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Turning to the founders' philosophical precursors, Michael Zuckert and Bradley Watson are excellent in chapters dealing with William Blackstone and David Hume, respectively, although these essays risk making it seem as if their subjects were philosophically superior to, and more influential on the founders, than John Locke. In the end, Zuckert avoids this result, by correcting his initial judgement that Blackstone's amalgam of customary rights and natural human rights is "plausible" to, a few pages on, concluding that this amalgam is in fact rather "strained and in many cases implausible."
Watson's sympathetic portrait of Hume, however, goes so far as to suggest that the founders intended a merger of Lockean "Enlightenment rationalism" with Humean "Tory skepticism" and historical groundedness. Were the American Founders (all "Whigs," Jefferson said) really so fond of "Toryism"? Watson overlooks the damage done to Lockean political thinking by Hume's critique, which began the utilitarian exaggeration of historical circumstances and customs as factors in free government. Besides, it was not necessary for Hume to improve on Lockean thinking by asserting the importance of custom. As Peter Myers's fine chapter on Locke shows, Locke had strategies for inspiring and maintaining customs that would support liberty based on a creed of natural human rights.
At the bottom of the difficulties in mustering a consensus version of the founders' political theory, there is some doubt about the wisdom of calling it "the theory of the social compact." In the editors' preface, the just purposes of government— securing natural rights—are as basic to social compact theory as the need for consensual government. Yet later in the book, Steven Forde writes that Franklin "agrees with Hume rather than the contractarians that the elaboration of society's ends, rather than its origins, is the best way to uncover the proper political institutions on the level of thought and to secure them on the level of practice." This inaccurately assumes that Hume was right when he argued that contractarians such as Locke placed too much weight on the formality of consent, and neglected the end of "security and protection" as the decisive criterion for allegiance or resistance to government.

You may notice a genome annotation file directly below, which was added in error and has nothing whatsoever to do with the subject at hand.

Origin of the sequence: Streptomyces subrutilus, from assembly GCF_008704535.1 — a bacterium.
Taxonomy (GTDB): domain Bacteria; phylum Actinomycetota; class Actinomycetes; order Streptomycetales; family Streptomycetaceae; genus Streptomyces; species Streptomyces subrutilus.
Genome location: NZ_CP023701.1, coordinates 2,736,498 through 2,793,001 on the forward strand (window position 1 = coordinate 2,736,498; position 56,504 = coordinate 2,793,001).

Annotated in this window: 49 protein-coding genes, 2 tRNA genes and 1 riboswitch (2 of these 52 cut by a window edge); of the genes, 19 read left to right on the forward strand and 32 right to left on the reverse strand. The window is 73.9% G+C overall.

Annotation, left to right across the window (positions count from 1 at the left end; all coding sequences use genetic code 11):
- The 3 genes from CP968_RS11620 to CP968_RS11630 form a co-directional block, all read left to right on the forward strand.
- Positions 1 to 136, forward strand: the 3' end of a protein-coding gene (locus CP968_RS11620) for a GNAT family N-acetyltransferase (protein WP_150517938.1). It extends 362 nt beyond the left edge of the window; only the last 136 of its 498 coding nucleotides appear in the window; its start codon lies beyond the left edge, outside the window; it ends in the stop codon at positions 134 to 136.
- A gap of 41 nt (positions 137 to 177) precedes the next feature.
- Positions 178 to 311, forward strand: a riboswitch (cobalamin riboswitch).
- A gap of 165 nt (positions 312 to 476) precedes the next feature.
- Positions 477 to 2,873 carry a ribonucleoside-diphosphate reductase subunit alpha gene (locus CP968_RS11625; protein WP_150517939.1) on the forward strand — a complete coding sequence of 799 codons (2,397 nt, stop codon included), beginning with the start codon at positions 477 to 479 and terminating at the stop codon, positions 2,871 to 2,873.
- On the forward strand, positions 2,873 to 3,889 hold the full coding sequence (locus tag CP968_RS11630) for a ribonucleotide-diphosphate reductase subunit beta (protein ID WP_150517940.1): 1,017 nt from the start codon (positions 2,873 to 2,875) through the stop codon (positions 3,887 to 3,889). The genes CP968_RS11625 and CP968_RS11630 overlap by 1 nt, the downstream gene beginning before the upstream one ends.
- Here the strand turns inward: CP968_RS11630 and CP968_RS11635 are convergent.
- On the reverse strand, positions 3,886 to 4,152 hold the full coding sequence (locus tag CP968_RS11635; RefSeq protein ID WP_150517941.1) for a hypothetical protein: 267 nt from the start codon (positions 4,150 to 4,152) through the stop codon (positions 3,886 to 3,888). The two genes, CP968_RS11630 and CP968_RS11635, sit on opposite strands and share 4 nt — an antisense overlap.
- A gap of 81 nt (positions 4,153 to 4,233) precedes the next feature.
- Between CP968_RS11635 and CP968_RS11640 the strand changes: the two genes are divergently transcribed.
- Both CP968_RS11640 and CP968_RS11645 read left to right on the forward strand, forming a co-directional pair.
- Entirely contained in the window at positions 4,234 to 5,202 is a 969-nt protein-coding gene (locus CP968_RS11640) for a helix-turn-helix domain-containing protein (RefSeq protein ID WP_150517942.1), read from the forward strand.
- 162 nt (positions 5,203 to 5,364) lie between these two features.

Making social compact the basic theme of the founders' political theory may invite such inaccuracies, because the idea of a social compact is so often misunderstood, and not only by Hobbes who gets things all wrong. Even Thomas Jefferson occasionally had to be rescued by Madison. And what of Franklin, who could support the fundamental principles of the founding without needing to resort to the idea of a social compact? Social compact theory may be helpful or even essential for understanding some issues (such as immigration and citizenship, which Edward Erler convincingly addresses in his chapter), but was it the founders' basic political principle?
In setting out a general overview of "The Political Theory of the Declaration of Independence," Thomas West quite logically delays discussion of the social compact until nearly half way through his chapter. More basic themes—natural law, natural rights, natural human equality—all come first. As West recognizes, the justice of instituting and operating government by the consent of the governed is a conclusion drawn from these more fundamental observations about human nature and politics. So is there not a case for describing the founders' fundamental political theory not in terms of the social compact but in terms of natural moral law, natural rights, or natural equality and liberty?
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None of the preceding comments and suggestions are meant to deny that this book magnificently succeeds in restoring the politics of natural right as an intelligible and persuasive alternative to the politics of historicism, whether a conservative historicism that would limit us to traditions, or a radical historicism that would lead us to a limitless and unknowable future.
One of the book's further strengths is that it does not claim to settle the dispute between the founders' natural right thinking and the historicist challenges. (That would have made the later volumes in this series unnecessary.) In his overview chapter, West makes a very strong case for the reasonableness of the founders' way of thinking. But he concedes that basing politics on reasoning about human nature might not always be better for civilization than less universal political thinking would be. This is not simply because prudent attention to circumstances always limits what such reasoning can accomplish. It is also because such reasoning can be imitated by impostors and perverted into supporting great injustices and hideously tyrannical regimes.
On the other hand, what other hope is there for good government than a politics based on natural right? As West says, "where else in the modern world can one turn?"